Celebrating Women: Dr. Catherine Croft

Q. What is your take on women’s rights?
I think the world has made much progress but still has a long way to go. Whereas the U.S. is more progressive on women’s rights than many other countries, there are still institutionalized forms of gender discrimination, as well as subtle forms of bias that women encounter daily. Unfortunately, glass ceilings still exist that women need to crack to reach the upper levels of their professions.

Q. Do you think it is important to teach feminism in schools? Why or why not?
It is extremely important to teach feminism in schools, although I realize that the word “feminism” has acquired a bad reputation to older generations. Every student should be taught the value and importance of women in the world, and females should be taught how to express themselves confidently. I think we can all agree on the core values of women’s rights, even though some political groups dismiss feminists as wild and crazy. Teaching students their rights gives them the power to fight for them as they grow older.

Q. Do you ever feel you have been looked down upon for being a woman or treated differently (especially in the school systems)? Any examples?
I have experienced many instances of this in the scientific world, in my former career as a neurobiologist. Whereas women are highly encouraged to enter scientific careers and I had wonderful treatment during my undergraduate years at Duke and while I earned my Ph.D. in Neuroscience, discrimination reared its ugly head when I ventured into the upper levels of my profession. For instance, upon graduation from the University of Virginia with my Ph.D., a faculty panel giving advice on careers recommended that females in our program should not have children if they wished to be serious about their scientific career. In my postdoctoral lab at the National Institutes of Health (NIH), one of my fellow researchers encountered health difficulties that required bed-rest during her last two months of pregnancy. Upon hearing the news, the head of my lab ( a male) marched angrily through the lab and declared to everyone, “That is the last time that I hire a woman!” Another lab that I worked in did not provide maternity leave. I was only permitted to take two weeks of leave after my second child was born. Upon my return, they told me that I could not use any of the empty offices for breast pumping, recommending that I drive to the nearby Tyson’s mall and use the family bathroom. This was not feasible, as pumping is needed every few hours. Therefore, I had to give up trying to give my baby her mother’s milk.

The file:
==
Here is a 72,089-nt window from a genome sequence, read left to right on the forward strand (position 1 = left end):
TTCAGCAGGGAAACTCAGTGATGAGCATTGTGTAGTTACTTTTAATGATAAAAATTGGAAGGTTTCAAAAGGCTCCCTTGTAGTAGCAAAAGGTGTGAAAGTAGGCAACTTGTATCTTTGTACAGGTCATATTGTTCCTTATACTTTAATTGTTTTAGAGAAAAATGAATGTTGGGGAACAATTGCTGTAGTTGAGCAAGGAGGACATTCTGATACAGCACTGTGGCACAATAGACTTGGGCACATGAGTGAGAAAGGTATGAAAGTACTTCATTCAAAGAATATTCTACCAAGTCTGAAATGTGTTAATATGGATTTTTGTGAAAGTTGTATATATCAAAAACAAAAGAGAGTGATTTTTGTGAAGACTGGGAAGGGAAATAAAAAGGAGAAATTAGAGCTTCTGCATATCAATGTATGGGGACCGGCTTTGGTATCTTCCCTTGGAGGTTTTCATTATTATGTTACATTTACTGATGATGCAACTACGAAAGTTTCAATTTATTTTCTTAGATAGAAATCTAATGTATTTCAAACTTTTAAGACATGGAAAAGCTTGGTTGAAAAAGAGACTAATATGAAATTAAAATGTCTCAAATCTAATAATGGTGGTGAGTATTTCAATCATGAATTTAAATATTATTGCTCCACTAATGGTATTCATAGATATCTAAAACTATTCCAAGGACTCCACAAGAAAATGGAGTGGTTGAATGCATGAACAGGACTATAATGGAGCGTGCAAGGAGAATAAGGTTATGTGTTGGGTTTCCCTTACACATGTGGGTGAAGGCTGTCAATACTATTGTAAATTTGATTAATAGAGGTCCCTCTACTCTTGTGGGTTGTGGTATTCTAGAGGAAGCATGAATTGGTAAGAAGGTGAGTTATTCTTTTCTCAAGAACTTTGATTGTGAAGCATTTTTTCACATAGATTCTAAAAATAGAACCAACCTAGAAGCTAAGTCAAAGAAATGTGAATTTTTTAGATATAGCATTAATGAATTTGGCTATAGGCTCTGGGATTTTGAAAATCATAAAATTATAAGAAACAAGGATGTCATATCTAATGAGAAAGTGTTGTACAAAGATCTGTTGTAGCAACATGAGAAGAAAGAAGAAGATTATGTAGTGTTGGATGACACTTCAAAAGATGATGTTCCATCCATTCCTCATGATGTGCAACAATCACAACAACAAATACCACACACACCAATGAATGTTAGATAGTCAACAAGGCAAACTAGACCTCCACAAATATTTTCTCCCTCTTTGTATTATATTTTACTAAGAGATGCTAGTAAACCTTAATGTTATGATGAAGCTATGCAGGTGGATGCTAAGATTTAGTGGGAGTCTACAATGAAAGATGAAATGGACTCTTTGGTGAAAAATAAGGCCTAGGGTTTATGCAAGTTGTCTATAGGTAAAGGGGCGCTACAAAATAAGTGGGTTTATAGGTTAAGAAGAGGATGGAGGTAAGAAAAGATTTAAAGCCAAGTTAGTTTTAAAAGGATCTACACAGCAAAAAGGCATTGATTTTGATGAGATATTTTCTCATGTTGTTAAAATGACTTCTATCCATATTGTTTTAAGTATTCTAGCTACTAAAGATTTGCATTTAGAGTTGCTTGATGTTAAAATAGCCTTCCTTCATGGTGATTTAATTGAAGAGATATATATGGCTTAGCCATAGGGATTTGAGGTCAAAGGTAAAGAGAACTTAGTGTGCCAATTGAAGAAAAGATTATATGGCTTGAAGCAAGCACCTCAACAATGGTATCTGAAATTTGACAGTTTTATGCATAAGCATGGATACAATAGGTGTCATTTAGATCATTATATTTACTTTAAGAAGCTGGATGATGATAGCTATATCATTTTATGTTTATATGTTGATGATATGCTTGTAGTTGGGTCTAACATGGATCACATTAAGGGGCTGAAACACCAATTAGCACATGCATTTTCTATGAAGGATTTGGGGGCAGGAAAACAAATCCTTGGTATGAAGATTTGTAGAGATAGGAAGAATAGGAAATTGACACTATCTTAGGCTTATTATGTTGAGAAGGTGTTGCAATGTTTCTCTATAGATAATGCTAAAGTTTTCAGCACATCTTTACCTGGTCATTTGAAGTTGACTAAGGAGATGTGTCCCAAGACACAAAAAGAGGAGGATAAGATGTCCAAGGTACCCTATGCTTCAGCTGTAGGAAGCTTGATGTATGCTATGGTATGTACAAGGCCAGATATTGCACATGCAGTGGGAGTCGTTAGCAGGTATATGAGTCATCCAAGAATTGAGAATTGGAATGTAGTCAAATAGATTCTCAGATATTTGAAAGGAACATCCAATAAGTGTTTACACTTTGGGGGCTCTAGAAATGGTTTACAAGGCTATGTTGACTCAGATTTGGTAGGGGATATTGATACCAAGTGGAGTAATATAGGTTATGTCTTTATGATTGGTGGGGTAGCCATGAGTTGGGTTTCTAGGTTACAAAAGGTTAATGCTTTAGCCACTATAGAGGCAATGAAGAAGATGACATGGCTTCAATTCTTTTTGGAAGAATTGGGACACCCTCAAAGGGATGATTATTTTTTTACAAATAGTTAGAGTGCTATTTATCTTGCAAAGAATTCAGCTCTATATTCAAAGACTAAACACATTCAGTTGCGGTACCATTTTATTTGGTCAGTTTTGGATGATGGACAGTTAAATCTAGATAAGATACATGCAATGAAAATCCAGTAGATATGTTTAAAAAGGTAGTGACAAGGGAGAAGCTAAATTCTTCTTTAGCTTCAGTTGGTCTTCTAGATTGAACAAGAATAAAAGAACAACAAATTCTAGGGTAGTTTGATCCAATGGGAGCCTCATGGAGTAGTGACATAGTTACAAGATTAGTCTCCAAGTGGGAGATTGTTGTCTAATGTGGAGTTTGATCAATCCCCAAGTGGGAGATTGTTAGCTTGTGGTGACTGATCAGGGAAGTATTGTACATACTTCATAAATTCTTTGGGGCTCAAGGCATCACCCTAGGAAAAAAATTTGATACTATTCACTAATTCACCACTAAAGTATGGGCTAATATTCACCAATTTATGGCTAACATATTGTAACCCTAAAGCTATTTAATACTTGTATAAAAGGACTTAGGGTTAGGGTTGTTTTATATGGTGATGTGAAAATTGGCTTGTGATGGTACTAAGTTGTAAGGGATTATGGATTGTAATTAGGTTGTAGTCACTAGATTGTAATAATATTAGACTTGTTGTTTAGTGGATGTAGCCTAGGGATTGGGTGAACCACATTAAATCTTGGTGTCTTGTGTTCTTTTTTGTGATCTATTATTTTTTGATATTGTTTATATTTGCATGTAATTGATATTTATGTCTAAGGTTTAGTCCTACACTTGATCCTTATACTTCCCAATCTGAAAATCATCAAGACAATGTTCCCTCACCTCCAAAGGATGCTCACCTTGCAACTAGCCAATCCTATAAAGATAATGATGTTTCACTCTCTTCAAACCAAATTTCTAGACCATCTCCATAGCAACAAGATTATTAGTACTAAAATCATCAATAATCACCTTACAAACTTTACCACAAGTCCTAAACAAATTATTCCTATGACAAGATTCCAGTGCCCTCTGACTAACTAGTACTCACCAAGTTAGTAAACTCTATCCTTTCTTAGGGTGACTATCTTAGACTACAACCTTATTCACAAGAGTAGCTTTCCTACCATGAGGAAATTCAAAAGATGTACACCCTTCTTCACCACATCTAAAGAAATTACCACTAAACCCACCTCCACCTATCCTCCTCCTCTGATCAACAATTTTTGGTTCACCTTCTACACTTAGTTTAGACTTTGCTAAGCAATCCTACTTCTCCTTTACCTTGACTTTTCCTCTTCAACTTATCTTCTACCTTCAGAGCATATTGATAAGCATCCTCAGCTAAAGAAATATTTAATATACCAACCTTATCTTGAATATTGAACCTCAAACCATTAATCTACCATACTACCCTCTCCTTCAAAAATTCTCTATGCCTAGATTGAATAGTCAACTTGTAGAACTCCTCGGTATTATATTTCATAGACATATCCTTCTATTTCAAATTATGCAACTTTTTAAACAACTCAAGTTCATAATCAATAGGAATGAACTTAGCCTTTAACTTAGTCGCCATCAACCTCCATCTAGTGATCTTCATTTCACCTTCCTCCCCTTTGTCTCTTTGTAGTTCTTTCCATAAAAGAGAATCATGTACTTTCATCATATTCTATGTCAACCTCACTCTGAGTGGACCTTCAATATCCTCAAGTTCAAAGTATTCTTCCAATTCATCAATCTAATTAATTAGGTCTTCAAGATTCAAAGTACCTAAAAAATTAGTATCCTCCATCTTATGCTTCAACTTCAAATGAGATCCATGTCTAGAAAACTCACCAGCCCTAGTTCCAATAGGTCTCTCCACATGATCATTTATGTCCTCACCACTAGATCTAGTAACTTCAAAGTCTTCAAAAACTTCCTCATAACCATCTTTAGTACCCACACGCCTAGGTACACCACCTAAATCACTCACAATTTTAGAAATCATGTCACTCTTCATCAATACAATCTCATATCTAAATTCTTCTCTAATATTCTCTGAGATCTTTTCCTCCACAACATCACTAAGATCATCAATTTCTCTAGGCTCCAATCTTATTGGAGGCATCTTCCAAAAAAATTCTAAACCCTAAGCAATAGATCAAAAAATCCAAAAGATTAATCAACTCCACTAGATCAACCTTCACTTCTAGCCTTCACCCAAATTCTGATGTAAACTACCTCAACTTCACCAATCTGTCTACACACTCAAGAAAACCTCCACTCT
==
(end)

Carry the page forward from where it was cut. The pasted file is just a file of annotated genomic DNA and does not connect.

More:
In the gaming world, gender discrimination is much more overt. The field is largely composed of white males who are generally unwelcoming to other populations trying to enter the hobby. When I demo my board games at conferences, people ask to speak to my boss. When I approach game booths, they assume I am a salesperson. Once when I approached a booth at GenCon to pitch one of my games, one of the female employees shouted out loudly to all who could hear, “Thank God!! A female game designer!” When I enter most board game shops, I am usually the only female there. At open game nights, I have had men recommend that I try a simpler game because the one I picked is too complicated. They often suggest that perhaps they could teach games to me – sometimes even games that I helped playtest during the design phase. The list goes on and on…
In the school setting, I am happy to say that I have been warmly welcomed and respected for who I am. I feel safe and loved at Fauquier High School, and everyone is generally supportive of my background. There have only been a handful of instances when people have been visibly surprised when searching for “Dr. Croft” only to find me. (One student in my third year here – “You’re Dr. Croft? But you’re a girl!”) This is a rare occurrence, though, so I am grateful to find such a loving community.